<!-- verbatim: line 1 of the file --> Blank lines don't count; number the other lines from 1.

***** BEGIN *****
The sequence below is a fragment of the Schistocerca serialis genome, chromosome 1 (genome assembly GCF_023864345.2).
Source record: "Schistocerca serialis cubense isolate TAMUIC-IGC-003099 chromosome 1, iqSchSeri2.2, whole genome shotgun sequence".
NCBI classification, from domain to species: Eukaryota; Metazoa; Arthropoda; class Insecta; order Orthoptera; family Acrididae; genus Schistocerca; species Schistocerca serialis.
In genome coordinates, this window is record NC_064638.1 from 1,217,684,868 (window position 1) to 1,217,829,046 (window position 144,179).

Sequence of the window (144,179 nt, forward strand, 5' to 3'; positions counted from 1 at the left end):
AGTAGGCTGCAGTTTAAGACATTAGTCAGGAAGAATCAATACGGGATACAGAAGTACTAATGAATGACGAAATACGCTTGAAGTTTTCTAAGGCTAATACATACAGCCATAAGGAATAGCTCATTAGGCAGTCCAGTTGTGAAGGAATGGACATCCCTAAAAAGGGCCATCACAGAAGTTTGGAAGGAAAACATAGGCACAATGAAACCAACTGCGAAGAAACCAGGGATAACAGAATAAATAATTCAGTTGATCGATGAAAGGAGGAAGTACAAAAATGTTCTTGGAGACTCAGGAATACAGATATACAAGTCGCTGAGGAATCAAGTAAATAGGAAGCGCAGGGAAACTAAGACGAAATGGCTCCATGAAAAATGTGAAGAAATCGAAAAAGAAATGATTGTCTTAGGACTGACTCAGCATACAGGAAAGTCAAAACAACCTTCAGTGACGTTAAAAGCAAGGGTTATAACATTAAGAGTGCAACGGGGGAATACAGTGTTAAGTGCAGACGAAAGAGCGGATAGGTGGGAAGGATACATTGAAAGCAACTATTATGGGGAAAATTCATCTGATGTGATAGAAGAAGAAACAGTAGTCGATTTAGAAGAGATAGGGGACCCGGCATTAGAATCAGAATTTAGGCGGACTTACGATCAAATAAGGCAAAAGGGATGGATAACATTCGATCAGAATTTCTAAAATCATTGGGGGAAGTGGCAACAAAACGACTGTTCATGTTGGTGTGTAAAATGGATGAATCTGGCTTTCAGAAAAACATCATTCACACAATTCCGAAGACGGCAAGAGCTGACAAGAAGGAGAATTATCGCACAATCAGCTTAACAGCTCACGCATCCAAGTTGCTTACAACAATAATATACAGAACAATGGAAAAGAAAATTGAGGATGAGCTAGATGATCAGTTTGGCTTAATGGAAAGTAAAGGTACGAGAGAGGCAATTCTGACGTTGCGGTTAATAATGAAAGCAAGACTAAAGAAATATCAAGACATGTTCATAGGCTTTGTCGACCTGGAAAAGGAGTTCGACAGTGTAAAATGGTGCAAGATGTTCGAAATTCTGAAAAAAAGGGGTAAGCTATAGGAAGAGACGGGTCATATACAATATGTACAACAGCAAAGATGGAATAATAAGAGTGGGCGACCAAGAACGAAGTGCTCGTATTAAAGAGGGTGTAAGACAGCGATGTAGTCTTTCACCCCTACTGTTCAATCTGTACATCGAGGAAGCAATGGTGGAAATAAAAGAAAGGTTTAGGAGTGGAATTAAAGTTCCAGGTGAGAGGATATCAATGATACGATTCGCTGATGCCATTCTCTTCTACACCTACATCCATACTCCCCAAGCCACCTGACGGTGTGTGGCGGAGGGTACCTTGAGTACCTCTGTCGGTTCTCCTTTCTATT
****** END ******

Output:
The sequence below is a fragment of the Schistocerca serialis genome, chromosome 1 (genome assembly GCF_023864345.2).